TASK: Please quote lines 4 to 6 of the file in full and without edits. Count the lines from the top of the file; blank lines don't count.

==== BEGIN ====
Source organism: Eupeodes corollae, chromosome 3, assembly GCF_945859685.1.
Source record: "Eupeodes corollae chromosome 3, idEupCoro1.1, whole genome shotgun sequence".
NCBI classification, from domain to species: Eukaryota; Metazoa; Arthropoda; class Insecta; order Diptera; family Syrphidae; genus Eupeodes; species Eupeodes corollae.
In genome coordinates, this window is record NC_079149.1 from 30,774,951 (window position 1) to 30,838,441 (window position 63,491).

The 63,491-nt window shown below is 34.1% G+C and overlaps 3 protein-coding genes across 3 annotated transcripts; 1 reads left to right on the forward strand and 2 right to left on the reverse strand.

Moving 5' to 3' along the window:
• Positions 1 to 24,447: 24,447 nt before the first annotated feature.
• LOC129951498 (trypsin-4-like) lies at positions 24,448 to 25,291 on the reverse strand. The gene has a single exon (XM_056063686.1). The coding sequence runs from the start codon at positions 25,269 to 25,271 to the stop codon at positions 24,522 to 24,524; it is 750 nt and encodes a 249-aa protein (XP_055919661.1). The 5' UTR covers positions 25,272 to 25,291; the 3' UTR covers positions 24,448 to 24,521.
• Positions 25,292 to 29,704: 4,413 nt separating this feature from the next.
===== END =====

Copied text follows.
In genome coordinates, this window is record NC_079149.1 from 30,774,951 (window position 1) to 30,838,441 (window position 63,491).

The 63,491-nt window shown below is 34.1% G+C and overlaps 3 protein-coding genes across 3 annotated transcripts; 1 reads left to right on the forward strand and 2 right to left on the reverse strand.

Moving 5' to 3' along the window: